Aug. 29, 2005 Winston Bennett's reach stretches far across the St. John business community, but he takes the most pride in the job he does on the St. John School on Gifft Hill board, where he serves as the organization's treasurer.
"Education is extremely important," he said, taking a break from his busy schedule at one of his businesses, Simple Feast market and deli at Palm Plaza.
While he spends many hours on St. John School board work, he doesn't neglect the island's largest public school. He said he serves as a celebrity waiter at the annual Julius E. Sprauve School gala that raises money for the school.
He's also a member of the V.I. Banking Board. "I take that job very seriously," he said.
Currently, Bennett owns a quartet of high-end St. John restaurants Chateau Bordeaux, Asolare, Paradiso, and Chloe and Bernard, as well as the Simple Feast.
Bennett said the $2 million uninsured loss that came with Hurricane Marilyn in 1995, coupled with the fact that the tourism business fell apart in its aftermath, convinced him to geographically diversify. He is now involved in historical renovation in St. Joseph, Mo., as well as other stateside endeavors.
Bennett, 43, came to this point in his life by a circuitous route. Born in Carbondale, Ill., to parents who were educators, he moved around the country, thanks to his father's job. After studying business at Iowa State University, Bennett went on to work on corporate pension plans for Bankers Trust in Albuquerque, N.M.
He traveled a lot, but when his father died at age 42, he decided he needed to stay put to help his mother and two sisters. He then worked for Carter Hawley Hale, which owns Neiman Marcus, Bergdoff Goodman and Broadway department stores.
He was recruited by Equitable Insurance to head up their Iowa department store, and in 1988 by Ralph Lauren to help develop retail stores.
"Which is how I got here," he said.
Ralph Lauren had stores in San Juan and St. Thomas, as well as one underway on St. Croix when Hurricane Hugo hit in 1989. Bennett said that when the company wanted him to move to New York, he decided he had enough of the retail word.
He moved to St. John and opened the long-closed Paradise Pizza, located adjacent to the Texaco Station.
Bennett then began to expand his empire with the opening of Chateau Bordeaux, the island's first upmarket restaurant located outside of the hotels.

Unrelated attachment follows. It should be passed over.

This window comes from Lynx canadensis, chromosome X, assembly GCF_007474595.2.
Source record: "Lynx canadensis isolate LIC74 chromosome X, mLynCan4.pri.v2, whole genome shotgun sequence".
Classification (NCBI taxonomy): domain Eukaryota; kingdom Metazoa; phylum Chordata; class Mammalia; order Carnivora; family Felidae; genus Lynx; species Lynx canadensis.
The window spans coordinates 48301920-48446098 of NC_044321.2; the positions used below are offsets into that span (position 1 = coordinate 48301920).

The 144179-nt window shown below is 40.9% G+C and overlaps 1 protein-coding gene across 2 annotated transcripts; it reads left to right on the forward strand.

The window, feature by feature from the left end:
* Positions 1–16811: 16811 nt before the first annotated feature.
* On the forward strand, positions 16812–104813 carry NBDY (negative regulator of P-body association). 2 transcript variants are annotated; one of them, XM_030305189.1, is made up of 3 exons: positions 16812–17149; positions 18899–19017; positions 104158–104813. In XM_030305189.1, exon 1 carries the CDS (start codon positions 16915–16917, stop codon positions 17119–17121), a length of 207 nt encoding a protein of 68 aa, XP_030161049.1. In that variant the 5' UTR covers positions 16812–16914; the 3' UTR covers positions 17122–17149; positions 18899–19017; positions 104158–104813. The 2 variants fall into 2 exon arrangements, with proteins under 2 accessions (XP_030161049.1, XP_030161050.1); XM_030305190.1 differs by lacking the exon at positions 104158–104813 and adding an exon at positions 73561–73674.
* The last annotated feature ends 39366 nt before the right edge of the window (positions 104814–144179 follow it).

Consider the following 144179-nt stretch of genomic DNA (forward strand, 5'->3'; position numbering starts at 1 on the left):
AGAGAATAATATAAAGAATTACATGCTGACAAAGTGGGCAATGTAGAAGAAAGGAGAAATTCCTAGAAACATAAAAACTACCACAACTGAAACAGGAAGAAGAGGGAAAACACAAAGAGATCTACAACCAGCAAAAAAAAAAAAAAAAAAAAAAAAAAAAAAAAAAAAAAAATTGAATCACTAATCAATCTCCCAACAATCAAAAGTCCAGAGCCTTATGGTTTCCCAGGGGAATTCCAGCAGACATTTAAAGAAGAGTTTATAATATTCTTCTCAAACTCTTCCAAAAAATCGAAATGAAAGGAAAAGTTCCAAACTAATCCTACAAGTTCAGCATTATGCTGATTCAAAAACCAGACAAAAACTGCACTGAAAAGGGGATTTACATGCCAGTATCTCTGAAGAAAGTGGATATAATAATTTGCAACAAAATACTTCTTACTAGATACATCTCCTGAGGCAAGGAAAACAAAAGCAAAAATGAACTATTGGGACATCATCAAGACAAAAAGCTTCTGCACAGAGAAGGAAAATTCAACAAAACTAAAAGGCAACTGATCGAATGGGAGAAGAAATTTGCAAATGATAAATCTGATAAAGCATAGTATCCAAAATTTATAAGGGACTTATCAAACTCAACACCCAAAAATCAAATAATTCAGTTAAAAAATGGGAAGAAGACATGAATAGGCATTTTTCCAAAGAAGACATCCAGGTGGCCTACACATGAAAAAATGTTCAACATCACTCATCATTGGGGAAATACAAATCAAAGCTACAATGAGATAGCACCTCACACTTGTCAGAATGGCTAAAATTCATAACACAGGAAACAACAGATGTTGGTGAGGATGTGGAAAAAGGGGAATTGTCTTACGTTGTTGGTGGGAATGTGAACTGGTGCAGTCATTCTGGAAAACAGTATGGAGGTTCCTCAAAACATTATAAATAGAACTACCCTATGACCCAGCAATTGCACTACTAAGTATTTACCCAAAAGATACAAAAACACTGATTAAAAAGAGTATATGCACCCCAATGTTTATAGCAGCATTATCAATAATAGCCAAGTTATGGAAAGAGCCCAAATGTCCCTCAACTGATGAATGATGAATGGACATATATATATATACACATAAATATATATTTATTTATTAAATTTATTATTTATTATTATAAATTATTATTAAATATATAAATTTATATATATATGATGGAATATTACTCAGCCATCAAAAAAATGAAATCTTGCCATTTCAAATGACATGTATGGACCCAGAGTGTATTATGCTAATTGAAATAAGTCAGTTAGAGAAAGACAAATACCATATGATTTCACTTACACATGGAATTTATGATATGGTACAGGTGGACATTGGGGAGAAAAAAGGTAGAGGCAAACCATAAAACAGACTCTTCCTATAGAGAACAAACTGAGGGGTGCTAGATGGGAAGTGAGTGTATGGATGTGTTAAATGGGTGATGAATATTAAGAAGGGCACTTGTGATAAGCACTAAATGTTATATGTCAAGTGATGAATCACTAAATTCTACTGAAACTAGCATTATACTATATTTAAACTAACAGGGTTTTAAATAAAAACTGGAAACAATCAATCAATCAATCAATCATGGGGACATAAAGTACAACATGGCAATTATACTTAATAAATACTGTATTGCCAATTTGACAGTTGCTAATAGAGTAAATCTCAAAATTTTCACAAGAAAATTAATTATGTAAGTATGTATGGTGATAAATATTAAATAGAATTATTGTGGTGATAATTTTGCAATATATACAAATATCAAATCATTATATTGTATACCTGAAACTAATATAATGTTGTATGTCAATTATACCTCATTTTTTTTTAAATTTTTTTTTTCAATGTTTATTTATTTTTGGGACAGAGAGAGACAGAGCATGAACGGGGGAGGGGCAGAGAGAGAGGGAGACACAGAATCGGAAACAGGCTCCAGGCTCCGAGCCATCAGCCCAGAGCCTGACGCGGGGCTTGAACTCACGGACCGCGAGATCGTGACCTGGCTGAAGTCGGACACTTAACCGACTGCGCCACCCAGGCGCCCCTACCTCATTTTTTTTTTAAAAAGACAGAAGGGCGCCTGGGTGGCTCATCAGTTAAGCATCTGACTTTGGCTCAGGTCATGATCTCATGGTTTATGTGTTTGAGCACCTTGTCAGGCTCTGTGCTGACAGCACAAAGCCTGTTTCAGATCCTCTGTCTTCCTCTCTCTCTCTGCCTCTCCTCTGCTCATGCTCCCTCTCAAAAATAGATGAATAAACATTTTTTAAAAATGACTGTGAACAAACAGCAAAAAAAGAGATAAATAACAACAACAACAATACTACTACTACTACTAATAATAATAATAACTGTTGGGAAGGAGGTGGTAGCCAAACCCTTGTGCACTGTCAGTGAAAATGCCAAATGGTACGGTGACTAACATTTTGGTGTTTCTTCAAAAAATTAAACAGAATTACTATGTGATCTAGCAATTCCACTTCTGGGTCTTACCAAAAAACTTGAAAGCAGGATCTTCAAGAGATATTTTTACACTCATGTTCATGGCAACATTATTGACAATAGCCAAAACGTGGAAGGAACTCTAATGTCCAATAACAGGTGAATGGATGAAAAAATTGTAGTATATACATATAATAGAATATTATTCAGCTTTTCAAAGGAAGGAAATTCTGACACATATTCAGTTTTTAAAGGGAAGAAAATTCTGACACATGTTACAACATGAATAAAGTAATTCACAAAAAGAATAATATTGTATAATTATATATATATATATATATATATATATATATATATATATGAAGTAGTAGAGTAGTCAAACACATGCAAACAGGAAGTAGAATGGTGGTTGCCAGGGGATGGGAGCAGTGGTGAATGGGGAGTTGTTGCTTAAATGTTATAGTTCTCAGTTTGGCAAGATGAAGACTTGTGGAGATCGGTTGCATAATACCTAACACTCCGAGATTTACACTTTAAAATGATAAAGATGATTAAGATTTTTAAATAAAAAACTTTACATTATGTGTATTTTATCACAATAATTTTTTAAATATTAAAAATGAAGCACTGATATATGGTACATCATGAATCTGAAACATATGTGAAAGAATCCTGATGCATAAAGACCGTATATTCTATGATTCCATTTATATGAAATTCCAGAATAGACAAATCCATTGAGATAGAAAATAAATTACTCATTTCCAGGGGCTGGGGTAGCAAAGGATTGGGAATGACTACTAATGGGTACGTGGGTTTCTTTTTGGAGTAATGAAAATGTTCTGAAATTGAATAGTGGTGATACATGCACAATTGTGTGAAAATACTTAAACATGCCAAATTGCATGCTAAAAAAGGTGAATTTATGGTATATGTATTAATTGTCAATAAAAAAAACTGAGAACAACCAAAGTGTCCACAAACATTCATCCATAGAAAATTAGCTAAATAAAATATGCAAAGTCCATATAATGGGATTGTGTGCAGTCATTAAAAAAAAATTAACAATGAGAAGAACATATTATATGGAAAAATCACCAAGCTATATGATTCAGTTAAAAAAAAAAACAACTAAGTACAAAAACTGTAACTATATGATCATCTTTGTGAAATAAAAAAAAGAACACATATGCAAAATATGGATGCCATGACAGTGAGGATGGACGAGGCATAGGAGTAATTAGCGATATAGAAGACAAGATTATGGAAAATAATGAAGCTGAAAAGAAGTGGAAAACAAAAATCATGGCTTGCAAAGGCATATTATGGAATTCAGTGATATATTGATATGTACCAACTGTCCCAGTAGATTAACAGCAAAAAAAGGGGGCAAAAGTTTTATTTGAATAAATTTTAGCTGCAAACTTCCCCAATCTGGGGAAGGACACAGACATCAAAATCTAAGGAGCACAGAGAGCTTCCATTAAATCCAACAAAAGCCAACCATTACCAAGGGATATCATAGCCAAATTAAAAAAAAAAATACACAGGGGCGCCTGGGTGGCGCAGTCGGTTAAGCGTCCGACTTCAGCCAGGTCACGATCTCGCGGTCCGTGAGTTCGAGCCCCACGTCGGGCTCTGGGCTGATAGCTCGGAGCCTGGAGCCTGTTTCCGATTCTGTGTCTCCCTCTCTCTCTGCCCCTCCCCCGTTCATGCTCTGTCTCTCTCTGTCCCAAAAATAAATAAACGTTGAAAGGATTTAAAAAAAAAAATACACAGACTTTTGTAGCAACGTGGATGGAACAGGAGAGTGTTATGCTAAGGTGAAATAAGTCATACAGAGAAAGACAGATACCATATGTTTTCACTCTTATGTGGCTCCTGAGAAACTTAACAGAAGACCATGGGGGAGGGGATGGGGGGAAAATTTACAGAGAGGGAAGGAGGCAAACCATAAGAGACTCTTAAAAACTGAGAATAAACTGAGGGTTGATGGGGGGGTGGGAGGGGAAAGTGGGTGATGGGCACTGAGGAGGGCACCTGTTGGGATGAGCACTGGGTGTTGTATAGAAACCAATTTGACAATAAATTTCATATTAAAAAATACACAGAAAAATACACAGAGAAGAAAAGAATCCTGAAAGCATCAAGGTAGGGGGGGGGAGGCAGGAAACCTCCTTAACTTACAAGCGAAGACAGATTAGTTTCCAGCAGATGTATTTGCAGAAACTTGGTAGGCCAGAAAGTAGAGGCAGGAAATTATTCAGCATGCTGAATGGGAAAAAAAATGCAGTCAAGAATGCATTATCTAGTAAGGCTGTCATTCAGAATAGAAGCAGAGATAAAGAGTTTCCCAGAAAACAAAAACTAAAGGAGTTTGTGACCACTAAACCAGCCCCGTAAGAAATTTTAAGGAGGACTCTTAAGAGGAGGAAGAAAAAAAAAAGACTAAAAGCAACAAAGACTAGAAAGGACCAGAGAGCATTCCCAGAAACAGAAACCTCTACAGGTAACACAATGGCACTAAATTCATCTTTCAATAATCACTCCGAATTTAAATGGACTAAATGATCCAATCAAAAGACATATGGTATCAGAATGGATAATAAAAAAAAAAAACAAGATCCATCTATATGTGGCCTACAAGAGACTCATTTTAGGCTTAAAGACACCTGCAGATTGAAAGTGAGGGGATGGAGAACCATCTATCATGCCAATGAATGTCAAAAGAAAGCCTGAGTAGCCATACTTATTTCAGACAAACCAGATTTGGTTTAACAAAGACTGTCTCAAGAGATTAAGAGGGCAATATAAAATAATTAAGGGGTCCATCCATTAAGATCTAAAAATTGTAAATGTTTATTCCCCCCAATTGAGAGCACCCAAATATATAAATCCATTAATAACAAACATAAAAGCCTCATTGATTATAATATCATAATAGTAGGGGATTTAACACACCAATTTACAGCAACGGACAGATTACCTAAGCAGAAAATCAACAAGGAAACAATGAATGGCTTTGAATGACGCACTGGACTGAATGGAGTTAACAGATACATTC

Asolare and the others followed. Along the way, he had interests in Zoom, a retail business in Wharfside Village; the early version of Starfish Market (then located in the Boulon Center); Bad Art Bar; and Barracuda Bistro. He also branched out to St. Thomas with involvement in L'Scala and Old Stone Farmhouse.
Bennett said that, for him, being in business isn't about making money.
"It's about the challenge of building and developing," he said.
Despite the difficulties of doing business in the Virgin Islands, he stays because he likes it.
He said that when he attends business meeting in the states, it focuses on trendy business buzzwords. On St. John, he said he can stick to the fundamentals like whether the electricity will go out.
"Because of St. John's challenges, substance becomes more important than style," he said.
Bennett acknowledged that he has contributed greatly to St. John's recent growth by developing upscale restaurants that bring in a more moneyed visitor than previously frequented St. John.
"My biggest fear is that St. John is going to become the victim of its own success," he said.
Meanwhile, Bennett dashes around town, keeping tabs on all his businesses. He said he like the lifestyle, works a lot and doesn't spend much time relaxing. He also keeps in touch with his daughter, Alexandria, 19, a college student in Oregon.
"The best thing about my work is I can't get fired," he said, laughing as he headed out the Simple Feast's door.
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